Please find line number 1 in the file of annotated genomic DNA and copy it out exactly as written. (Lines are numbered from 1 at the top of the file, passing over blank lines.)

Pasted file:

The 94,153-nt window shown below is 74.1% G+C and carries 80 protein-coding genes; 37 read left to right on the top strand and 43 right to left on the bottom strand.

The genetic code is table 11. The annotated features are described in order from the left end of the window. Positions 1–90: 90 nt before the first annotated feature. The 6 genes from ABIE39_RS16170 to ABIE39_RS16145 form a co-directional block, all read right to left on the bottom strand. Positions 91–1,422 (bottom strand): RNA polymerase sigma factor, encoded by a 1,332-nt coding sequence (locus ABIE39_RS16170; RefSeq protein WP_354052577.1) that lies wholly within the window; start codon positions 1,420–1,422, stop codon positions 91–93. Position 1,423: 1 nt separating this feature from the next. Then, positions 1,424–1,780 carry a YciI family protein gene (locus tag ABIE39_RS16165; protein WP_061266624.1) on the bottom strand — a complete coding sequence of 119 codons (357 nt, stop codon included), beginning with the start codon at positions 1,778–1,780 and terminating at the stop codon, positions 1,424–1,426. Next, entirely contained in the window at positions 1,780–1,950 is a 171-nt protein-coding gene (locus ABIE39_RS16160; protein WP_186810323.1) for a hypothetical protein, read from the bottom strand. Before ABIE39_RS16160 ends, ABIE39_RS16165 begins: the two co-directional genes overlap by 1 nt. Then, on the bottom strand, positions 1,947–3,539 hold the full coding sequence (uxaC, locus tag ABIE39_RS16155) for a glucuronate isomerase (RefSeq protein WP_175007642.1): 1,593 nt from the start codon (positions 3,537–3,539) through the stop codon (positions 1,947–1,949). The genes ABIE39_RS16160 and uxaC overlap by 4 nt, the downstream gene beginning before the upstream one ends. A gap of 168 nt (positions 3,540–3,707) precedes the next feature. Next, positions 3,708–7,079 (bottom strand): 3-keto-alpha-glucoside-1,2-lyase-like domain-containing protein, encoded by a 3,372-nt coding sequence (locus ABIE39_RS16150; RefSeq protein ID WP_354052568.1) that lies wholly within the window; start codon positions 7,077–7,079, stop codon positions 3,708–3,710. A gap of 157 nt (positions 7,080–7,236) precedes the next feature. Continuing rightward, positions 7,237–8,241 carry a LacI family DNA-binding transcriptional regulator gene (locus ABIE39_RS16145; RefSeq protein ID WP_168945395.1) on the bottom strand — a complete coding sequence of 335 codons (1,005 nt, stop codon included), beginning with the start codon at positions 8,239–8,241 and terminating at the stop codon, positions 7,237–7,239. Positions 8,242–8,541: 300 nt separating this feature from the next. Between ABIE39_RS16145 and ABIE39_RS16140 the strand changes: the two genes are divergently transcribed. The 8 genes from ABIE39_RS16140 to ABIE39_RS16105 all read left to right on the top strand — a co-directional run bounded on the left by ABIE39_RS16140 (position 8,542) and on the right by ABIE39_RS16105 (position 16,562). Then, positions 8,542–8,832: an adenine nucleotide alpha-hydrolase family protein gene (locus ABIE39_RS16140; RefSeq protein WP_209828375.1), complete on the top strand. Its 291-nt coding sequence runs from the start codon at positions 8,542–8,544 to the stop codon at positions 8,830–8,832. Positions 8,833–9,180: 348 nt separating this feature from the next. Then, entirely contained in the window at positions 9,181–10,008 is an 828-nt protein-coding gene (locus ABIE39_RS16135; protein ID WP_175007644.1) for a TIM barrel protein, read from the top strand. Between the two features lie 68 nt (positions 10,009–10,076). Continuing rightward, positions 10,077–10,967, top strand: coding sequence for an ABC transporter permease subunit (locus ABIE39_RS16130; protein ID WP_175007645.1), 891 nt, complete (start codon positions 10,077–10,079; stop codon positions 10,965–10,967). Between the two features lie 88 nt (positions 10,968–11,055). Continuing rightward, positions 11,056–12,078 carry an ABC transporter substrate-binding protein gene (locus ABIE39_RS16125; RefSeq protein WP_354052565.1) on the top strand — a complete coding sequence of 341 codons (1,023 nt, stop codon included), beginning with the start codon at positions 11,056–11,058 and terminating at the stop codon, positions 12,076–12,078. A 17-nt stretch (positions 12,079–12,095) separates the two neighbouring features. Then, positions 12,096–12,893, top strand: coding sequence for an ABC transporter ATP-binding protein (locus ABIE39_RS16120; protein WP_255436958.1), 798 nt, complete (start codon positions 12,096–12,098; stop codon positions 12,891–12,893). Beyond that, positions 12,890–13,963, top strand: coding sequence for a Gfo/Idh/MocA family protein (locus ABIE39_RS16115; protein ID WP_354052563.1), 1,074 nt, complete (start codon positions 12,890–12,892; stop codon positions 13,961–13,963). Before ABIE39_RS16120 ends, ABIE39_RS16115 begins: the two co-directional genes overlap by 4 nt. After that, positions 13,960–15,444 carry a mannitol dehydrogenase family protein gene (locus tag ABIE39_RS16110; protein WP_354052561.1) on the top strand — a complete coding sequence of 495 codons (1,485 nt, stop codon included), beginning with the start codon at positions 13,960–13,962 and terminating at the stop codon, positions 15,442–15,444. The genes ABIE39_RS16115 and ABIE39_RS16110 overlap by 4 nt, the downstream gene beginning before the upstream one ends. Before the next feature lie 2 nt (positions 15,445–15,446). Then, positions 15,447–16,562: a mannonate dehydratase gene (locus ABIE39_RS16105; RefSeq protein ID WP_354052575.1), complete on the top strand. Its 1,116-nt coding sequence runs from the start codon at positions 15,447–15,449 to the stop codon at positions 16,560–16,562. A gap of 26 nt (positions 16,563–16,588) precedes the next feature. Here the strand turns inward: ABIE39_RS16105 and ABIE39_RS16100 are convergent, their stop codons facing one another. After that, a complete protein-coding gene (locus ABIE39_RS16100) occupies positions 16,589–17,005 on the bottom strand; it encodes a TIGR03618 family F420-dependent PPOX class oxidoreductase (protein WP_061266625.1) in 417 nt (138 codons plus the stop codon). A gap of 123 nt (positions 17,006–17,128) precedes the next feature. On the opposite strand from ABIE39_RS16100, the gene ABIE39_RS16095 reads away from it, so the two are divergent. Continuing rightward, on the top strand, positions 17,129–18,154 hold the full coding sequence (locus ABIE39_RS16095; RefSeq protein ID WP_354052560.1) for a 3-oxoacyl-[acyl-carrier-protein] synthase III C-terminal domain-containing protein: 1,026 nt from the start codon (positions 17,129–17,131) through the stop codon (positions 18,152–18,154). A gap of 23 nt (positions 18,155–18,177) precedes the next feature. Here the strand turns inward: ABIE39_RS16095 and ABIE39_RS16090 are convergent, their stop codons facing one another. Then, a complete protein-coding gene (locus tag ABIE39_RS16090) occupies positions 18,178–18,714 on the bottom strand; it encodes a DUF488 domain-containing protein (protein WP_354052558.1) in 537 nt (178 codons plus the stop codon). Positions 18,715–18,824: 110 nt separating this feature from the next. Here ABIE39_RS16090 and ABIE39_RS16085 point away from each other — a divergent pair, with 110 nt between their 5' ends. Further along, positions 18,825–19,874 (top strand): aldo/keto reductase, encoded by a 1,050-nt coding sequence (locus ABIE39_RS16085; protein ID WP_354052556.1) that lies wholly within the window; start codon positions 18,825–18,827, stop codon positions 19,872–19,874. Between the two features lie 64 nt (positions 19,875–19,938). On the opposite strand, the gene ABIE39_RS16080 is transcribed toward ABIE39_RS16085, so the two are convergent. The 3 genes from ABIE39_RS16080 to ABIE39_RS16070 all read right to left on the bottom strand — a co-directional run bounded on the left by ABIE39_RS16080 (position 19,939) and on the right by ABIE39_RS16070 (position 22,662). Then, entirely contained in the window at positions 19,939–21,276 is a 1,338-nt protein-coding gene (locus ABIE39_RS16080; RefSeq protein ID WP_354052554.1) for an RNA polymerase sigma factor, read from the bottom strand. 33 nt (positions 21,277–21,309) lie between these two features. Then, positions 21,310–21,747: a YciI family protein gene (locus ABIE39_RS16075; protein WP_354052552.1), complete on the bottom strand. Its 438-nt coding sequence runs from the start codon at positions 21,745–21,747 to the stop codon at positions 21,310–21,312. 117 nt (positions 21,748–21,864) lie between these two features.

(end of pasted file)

The 94,153-nt window shown below is 74.1% G+C and carries 80 protein-coding genes; 37 read left to right on the top strand and 43 right to left on the bottom strand.